Evan's Eyes


This movie really creeped me out. It's essentially "The Rise and Fall George Jung," who went from a working-class childhood to supplying most of the cocaine for the western half of the US from the 70's into the 80's. George isn't a stereotypical drug dealer. He's loyal to his friends, loves his family, and doesn't randomly kill people. Yet he earns millions of dollars through drug trafficking. George learns what readers of my other regular column know: People who sell illegal drugs are not nice people. His drug-trafficker friends betray him. George's life crumbles. Then things get worse. About this time I started feeling edgy. It took me a while to figure out why, then I realized that the events were being presented as if George didn't deserve what was happening to him. Are we to feel sorry for him?

It's one thing to humanitize George, to show that he's a real, feeling person, not just a cinematic drug-dealer stereotype. Sure, he wants to be successful, and have a better life than his parents had. Sure, he wants his family to love him back. But he isn't a modern Jean Valjean, suffering excessive oppression. He's a drug dealer! "Blow" conveniently glosses over the effect that those tons of cocaine had on real people's lives. George facilitated a lot of suffering, and if the karmic backlash starts in this lifetime, so be it.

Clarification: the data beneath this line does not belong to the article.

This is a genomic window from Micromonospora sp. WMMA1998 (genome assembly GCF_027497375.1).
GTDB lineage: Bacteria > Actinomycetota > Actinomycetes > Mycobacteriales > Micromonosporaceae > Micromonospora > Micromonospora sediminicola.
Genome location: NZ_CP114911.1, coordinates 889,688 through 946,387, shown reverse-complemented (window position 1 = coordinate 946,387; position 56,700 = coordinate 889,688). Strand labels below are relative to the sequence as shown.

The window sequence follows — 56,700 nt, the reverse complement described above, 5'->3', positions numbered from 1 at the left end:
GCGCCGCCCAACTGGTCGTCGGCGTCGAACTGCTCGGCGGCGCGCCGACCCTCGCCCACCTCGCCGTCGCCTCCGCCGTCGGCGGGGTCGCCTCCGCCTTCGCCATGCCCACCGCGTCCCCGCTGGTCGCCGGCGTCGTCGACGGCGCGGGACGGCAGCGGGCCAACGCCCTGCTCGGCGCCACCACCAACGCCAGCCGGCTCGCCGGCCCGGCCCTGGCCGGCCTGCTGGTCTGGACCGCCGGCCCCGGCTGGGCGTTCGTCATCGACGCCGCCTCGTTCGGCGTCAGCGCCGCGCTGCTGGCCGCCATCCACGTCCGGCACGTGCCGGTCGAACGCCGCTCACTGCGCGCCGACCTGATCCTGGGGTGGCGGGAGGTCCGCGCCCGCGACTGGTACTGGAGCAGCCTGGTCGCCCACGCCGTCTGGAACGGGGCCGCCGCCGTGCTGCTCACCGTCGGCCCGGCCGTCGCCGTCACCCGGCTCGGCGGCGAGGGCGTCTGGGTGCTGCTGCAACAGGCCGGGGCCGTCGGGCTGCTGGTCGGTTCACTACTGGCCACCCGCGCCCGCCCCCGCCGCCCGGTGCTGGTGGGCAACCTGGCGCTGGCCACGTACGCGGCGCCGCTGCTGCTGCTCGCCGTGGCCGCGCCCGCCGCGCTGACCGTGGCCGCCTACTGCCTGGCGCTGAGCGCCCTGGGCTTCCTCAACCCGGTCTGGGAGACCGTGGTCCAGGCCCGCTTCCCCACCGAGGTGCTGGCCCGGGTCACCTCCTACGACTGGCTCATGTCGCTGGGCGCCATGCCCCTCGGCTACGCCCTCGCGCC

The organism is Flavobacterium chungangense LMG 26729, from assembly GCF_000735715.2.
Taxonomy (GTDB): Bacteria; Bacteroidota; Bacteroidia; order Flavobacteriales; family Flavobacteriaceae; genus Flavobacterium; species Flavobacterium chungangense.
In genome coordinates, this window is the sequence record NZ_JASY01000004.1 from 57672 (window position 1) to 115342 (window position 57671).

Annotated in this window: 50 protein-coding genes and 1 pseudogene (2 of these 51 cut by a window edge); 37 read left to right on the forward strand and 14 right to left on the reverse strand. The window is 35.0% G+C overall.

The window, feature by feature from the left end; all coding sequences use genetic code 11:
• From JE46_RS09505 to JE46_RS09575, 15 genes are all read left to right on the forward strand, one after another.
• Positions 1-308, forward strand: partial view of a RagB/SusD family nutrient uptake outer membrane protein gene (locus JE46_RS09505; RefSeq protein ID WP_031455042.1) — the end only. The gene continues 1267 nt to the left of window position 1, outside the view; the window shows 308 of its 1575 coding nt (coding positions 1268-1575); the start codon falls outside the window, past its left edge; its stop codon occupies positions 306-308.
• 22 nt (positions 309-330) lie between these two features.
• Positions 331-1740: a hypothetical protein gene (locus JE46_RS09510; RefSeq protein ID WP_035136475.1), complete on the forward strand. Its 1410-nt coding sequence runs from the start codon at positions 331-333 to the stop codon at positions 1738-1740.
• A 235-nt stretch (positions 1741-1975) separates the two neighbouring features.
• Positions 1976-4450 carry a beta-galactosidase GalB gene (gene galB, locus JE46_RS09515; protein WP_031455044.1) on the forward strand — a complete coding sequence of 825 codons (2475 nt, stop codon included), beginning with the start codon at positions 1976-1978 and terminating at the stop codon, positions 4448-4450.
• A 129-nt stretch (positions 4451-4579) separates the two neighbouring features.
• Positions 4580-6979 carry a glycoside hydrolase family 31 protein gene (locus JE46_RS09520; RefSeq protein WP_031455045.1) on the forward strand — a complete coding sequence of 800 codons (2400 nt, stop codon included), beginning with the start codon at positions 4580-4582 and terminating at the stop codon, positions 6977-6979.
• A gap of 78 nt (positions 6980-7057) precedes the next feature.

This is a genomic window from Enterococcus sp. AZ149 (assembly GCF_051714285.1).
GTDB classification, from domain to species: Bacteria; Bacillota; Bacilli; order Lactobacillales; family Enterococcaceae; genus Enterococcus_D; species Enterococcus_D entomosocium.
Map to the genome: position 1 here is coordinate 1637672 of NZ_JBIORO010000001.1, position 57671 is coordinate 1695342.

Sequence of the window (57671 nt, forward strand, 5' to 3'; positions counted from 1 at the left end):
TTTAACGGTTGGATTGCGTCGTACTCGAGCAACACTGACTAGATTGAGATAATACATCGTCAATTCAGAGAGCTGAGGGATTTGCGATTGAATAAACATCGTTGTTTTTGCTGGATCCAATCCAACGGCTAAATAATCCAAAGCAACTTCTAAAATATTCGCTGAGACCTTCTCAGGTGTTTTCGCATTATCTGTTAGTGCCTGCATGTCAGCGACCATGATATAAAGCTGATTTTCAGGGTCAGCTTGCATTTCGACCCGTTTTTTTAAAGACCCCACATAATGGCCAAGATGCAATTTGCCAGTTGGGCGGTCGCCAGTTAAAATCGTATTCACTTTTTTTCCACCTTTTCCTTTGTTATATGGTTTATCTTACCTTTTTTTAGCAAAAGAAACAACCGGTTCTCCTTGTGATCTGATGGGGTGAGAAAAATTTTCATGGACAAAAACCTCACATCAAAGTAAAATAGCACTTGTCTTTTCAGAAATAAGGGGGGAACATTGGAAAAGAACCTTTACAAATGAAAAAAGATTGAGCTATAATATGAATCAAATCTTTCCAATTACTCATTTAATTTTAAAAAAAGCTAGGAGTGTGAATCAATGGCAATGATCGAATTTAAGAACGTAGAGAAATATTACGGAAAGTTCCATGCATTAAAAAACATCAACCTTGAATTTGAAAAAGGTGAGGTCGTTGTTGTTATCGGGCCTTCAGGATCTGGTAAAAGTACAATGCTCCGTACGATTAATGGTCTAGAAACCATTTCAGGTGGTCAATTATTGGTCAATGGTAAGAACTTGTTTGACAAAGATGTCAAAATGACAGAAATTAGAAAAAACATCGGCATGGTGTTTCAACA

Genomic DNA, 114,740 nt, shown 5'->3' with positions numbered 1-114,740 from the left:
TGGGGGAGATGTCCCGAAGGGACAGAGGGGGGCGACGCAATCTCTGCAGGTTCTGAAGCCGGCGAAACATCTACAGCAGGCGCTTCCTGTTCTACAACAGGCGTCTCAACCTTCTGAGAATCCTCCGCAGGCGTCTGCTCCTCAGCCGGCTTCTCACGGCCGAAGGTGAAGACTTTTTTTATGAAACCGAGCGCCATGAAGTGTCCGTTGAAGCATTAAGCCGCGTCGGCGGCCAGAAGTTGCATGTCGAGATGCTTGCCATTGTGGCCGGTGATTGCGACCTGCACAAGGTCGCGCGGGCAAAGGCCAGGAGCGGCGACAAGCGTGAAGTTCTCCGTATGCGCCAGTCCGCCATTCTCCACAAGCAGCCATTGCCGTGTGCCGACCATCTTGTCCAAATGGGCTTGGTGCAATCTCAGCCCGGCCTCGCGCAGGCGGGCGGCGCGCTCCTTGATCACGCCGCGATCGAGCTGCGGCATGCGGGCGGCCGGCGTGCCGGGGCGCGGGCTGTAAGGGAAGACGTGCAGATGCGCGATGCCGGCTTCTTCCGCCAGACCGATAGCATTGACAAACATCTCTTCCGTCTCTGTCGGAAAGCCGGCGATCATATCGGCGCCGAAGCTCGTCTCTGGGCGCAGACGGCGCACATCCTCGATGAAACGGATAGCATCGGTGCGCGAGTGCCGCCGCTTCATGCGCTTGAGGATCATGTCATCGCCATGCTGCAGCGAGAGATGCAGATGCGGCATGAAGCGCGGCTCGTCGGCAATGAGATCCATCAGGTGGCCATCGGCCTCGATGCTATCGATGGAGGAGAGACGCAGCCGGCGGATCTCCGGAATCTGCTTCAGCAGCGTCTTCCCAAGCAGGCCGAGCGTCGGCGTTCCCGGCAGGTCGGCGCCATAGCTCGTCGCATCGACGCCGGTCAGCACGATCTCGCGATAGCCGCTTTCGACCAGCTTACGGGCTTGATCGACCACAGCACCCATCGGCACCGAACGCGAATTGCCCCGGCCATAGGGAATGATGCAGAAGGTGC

Still, this is not to say that "Blow" is a bad movie. It's not cheerful, but it is a compelling tale of the arc of George's star. Just keep in mind that as touching and human as George's desires are, he sells illegal drugs (see above). Decide for yourself how sympathetic you wish to be when bad things happen to bad people.

If you liked the movies below, you'll probably like this one (and vice versa):

  • Traffic
  • Bright Lights, Big City
  • 54
Overall Rating: 6 (where 1=Worthless, 10=Fabulous)

Eight-Facet Info Rating, rated on a scale of 0 (None) to 4 (Lots!)):

Humor: 0
Nudity: 1
Sexual Reference: 1
Sexual Activity: 0
Action: 1
Gore: 1
Violence: 2
Profanity: 2


© 2002 Evan M. Nichols